To preface this, I want to say I know our parents and leaders have tried their best. I don’t hold anything against them, but I’ve taken my experiences and listened to those of others, and I know we can be better in the future.
As a 14-year-old girl getting ready to attend my first stake dance, I distinctly remember adults telling me, “If a boy asks you to dance, you have to say yes … at least to the first dance.”
This phrase stuck with me, as it has so many other women of faith.
I have just learned now, as a 22-year-old, married woman who’s been away from home for four years, that IT’S OK TO SAY NO.
I know my adult leaders had good intentions when telling me I must say yes — to help boys gain confidence, to make sure the weird or smelly kid got a dance, to be nice. But subconsciously, I, and many other women, learned that you have to say yes to boys. This can lead to negative interactions with men down the road and make women feel like their wants and desires are not as important as men’s.
Saying “no” can be a good thing. We came to this earth to experience agency, which means to choose for ourselves. I recently listened to a podcast episode called “Heaven Came Through a Woman,” where Rosie, the host, and Amber, the guest, discussed how the story of Christ’s conception and birth teaches about agency.
Amber said Mary was visited by an angel before she conceived. “Mary essentially gives her consent — she said, ‘Behold, the handmaiden of the Lord.’ It illustrates that she’s choosing her agency to accept this really, really heavy task.”
God gave everyone on this earth agency — even the teenage girl who became the earthly mother of our Savior. He respects the agency of all. He respects your agency, even if you may be scared or unsure of telling a boy (or girl) no.
In 2018, Benjamin Ogles gave a devotional address about his experience handling sexual misconduct at BYU. He served on advisory councils for the school and did research to better the reporting process and culture surrounding sexual assault and victims/survivors at BYU.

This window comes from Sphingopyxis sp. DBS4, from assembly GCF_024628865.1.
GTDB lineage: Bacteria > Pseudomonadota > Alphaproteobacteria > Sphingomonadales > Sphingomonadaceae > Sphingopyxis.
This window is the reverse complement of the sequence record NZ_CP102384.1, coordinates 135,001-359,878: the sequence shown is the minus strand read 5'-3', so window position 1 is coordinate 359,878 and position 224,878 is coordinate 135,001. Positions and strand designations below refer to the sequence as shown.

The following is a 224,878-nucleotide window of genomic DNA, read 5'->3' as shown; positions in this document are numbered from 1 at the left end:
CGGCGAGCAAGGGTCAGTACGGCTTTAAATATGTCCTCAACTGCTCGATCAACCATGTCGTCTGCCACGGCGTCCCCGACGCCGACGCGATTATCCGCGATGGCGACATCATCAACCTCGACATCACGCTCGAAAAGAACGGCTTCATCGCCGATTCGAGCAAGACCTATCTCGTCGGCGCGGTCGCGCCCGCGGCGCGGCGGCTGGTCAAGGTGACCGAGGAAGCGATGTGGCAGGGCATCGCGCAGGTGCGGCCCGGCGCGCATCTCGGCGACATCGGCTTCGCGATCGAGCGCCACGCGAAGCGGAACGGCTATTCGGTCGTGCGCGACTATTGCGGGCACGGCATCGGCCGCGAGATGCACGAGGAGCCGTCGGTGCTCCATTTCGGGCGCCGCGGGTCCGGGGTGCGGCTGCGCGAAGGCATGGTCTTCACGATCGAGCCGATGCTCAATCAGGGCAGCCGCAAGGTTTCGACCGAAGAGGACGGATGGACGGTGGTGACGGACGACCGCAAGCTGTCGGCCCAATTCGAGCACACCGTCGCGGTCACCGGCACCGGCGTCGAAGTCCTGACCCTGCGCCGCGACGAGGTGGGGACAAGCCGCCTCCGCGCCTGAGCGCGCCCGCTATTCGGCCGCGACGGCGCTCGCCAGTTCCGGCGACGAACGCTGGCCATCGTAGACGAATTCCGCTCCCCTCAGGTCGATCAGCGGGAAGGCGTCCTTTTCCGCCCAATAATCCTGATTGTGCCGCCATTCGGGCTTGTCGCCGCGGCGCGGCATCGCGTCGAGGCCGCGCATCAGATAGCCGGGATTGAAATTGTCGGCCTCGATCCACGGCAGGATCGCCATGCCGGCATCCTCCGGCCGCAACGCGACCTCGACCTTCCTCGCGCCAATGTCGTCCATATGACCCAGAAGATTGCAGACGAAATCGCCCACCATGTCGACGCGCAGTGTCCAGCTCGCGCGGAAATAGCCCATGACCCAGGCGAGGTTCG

He said, “I wish all people knew how to ask first. Instead of second guessing or assuming, we can rely on direct information.”
Ladies — provide that information. Say “no.” Don’t tip toe around it, don’t offer an explanation, but set boundaries and be firm. You don’t owe a yes to anyone, and you don’t need to be nice just to “give someone a chance.” If you get a bad feeling, listen to yourself.
Men — ask for consent. If you aren’t sure you should kiss a girl, ask. Look at your partner and ask, “May I ______?” “Is this what you want?” “If you want to stop, it’s OK.”
If you’re uncertain of your date’s response, look deeper to pick up on less obvious cues. Is she kissing you back? Is she hesitant or pulling away? Maybe she doesn’t say no, but she instead says, “I don’t know…” “I’m feeling tired.” “I’ve got to get home.”
If you’re doubting a kiss is a good idea, don’t do it. It’s better to get verbal confirmation to protect you both rather than just go for something and have it hurt someone.
These roles can be reversed, but I am speaking to women in this article, as I wished someone would have spoken to me.
Any kind of sexual violence or manipulation is wrong and should be reported to the proper authorities.
Rexburg Police Department (208) 359-3008, 25 E. Main St., Rexburg, ID
Family Crisis Center (208) 356-0065, 16 E. Main St., Rexburg, ID, https://familycrisiscenter.wixsite.com/familycrisiscenter
RAINN (Rape Abuse & Incest National Network) 1-800-656-4673, www.rainn.org
Domestic Violence & Sexual Assault Center (208) 235-2412, https://www.dvsacac.org/
Idaho Coalition Against Sexual & Domestic Violence (208) 384-0419, www.idvsa.org